" will not go out of business, and there is absolutely no possibility of it going out of business," the company's president said in a speech.

Some users on Chinese social media recently raised questions about Nio (NYSE: NIO) possibly going out of business. While the comments didn't offer solid logic, they still generated a lot of discussion.

At the Guangzhou auto show, which began on Friday, Nio co-founder and president Qin Lihong dismissed the questions and related rumors.

"Nio will not go out of business, and there is absolutely no possibility of it going out of business. Please feel assured to experience and buy Nio's cars," Qin said in a speech on the first day of the Guangzhou auto show on November 17, according to a video seen by CnEVPost.

Nio completed the switchover of its vehicles from a first-generation platform to a second-generation platform this year, released and began deliveries five new models during the year, and built a factory with a capacity of 300,000 vehicles a year, Qin said.

"[Nio's deliveries] were up 40 percent year-on-year in the January to October period, and even with that momentum, the company was being challenged for not performing well enough, and there was talk of us going out of business," Qin said.

He believes that the current electric vehicle (EV) industry presents a huge and historic opportunity, but Nio may not be running fast enough.

That opportunity also creates a high bar for every company, so much so that 40 percent growth could be seen as not fast enough, Qin said.

The company needs to face this opportunity head-on, but also stick to its unique path, which requires strategic resolve and enduring a lot of skepticism, according to Qin.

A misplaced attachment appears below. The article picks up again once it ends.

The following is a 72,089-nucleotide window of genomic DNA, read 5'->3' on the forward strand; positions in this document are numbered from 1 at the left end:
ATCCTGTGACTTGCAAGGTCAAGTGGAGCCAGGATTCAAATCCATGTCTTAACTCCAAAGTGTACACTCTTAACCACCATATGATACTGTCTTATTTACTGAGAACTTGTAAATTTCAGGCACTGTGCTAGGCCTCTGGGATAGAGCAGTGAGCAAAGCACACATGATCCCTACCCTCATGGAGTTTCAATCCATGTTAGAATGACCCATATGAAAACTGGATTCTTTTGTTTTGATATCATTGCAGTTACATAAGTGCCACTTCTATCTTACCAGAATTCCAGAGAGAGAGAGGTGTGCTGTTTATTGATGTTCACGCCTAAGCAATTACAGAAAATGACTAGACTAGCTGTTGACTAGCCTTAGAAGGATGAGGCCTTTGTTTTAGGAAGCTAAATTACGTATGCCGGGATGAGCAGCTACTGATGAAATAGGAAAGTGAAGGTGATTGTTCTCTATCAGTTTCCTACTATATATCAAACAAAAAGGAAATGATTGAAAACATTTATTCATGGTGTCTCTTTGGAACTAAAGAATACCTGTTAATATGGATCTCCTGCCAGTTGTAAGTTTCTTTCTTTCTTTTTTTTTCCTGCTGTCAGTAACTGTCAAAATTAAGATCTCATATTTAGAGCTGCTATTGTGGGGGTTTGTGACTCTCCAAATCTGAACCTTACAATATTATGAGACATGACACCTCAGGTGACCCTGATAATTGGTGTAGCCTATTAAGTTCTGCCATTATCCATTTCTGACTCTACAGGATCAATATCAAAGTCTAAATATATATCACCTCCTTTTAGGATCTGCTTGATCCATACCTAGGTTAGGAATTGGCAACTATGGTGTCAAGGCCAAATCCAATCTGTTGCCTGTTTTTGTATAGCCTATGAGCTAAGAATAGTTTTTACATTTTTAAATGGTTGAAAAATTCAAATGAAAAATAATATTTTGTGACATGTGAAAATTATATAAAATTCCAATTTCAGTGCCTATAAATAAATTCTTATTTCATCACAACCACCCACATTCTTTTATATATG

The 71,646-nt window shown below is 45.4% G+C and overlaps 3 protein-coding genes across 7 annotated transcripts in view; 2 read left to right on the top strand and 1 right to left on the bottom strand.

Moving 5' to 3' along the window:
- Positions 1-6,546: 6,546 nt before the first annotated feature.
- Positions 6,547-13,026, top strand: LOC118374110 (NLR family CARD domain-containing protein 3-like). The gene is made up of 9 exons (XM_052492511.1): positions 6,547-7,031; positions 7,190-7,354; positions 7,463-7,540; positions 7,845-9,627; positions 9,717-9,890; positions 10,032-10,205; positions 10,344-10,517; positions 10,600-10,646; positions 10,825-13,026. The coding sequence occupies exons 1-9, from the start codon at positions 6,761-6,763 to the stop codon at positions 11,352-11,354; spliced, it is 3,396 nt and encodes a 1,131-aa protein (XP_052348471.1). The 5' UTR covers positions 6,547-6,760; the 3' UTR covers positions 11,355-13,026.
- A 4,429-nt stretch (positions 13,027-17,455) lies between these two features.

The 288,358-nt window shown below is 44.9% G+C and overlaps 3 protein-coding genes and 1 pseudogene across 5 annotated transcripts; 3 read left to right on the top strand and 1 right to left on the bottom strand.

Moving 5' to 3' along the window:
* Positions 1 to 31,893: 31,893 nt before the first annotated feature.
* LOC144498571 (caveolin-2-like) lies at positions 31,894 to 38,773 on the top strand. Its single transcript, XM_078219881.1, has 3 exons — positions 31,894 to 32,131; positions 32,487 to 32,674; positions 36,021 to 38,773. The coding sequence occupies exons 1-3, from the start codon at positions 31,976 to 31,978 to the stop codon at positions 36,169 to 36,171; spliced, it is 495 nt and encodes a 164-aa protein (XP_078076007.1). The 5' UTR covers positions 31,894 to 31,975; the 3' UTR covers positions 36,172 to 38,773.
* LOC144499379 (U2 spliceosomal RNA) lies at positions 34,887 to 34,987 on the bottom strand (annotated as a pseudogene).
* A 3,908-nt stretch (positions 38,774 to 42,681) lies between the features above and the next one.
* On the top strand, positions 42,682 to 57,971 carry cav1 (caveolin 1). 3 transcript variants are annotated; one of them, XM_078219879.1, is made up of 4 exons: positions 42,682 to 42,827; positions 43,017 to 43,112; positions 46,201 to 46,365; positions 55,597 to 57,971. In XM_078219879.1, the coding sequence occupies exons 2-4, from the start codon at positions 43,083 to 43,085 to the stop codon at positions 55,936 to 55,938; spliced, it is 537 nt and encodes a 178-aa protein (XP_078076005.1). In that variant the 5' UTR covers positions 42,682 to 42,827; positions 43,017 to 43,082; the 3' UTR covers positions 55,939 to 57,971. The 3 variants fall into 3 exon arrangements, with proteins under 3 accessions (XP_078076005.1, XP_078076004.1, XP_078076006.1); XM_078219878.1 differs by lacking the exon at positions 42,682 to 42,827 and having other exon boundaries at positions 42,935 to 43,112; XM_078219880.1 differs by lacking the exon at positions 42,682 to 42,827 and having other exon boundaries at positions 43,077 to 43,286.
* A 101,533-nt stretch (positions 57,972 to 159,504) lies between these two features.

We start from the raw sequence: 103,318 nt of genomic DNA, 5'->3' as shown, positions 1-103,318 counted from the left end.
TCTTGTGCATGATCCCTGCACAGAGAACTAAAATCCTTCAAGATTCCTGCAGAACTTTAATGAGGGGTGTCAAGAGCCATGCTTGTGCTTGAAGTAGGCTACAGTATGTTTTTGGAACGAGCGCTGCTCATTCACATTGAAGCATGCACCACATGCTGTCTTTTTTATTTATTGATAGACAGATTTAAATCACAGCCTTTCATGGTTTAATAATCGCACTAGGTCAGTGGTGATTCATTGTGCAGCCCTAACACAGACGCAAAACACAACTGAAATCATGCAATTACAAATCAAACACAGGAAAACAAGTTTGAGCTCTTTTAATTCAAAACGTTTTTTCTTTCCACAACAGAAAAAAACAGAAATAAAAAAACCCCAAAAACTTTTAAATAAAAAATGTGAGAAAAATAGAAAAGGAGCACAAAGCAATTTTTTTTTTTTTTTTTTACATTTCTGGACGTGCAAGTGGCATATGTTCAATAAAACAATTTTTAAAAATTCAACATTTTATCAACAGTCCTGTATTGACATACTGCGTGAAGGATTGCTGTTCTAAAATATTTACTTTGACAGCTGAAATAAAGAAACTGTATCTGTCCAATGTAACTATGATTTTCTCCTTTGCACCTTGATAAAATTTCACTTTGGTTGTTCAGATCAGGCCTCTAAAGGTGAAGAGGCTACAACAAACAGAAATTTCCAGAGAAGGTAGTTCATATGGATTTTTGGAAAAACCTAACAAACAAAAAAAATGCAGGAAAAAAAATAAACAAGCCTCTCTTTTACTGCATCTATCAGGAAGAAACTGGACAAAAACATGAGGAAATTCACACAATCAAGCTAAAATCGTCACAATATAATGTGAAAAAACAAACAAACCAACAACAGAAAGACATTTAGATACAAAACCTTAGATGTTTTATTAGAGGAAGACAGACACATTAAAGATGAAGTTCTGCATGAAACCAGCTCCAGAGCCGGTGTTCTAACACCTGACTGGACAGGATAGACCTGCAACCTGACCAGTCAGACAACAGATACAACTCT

If a company can't get over that hurdle, no matter how hard it tries, it is not qualified to survive in the industry, he said.

"So we are grateful for that, have expectations, and the determination to go further, and thank you all for your concern for Nio," Qin said.

Nio delivered 16,074 vehicles in October, bringing cumulative deliveries from January to October to 126,067, up 36.3 percent year-on-year, according to figures it previously announced.

Qin didn't mention much more about the new factory in his presentation, though it should be the company's F2 plant at NeoPark in Hefei, Anhui province. The other plant that produces Nio vehicles is the Hefei JAC-Nio advanced manufacturing base.

One reason for the recent skepticism may be that Nio has yet to announce the date on which it will release its third-quarter earnings.

The company's local peers (NASDAQ: LI) and (NYSE: XPEV) have already announced their third-quarter earnings on November 9 and November 15, respectively, with revenues of RMB 34.68 billion and RMB 8.53 billion, respectively.

Last year, Nio announced its 2022 third-quarter earnings on November 10, Xpeng on the much later November 30, and Li Auto on December 9, respectively.

In the second quarter of this year, Nio reported revenue of RMB 8.77 billion, down 14.79 percent from RMB 10.29 billion in the same period last year, as vehicle deliveries fell.

Nio delivered a record 55,432 vehicles in the third quarter, above the lower end of its guidance range of 55,000 to 57,000 vehicles.

The company previously guided for third-quarter revenue of RMB 18.9 billion to RMB 19.52 billion, implying year-on-year growth of about 45.3 percent to 50.1 percent.

Nio gives over 230,000 sales forecasts for 2024 to supply chain, Xpeng 280,000, Li Auto 800,000, report says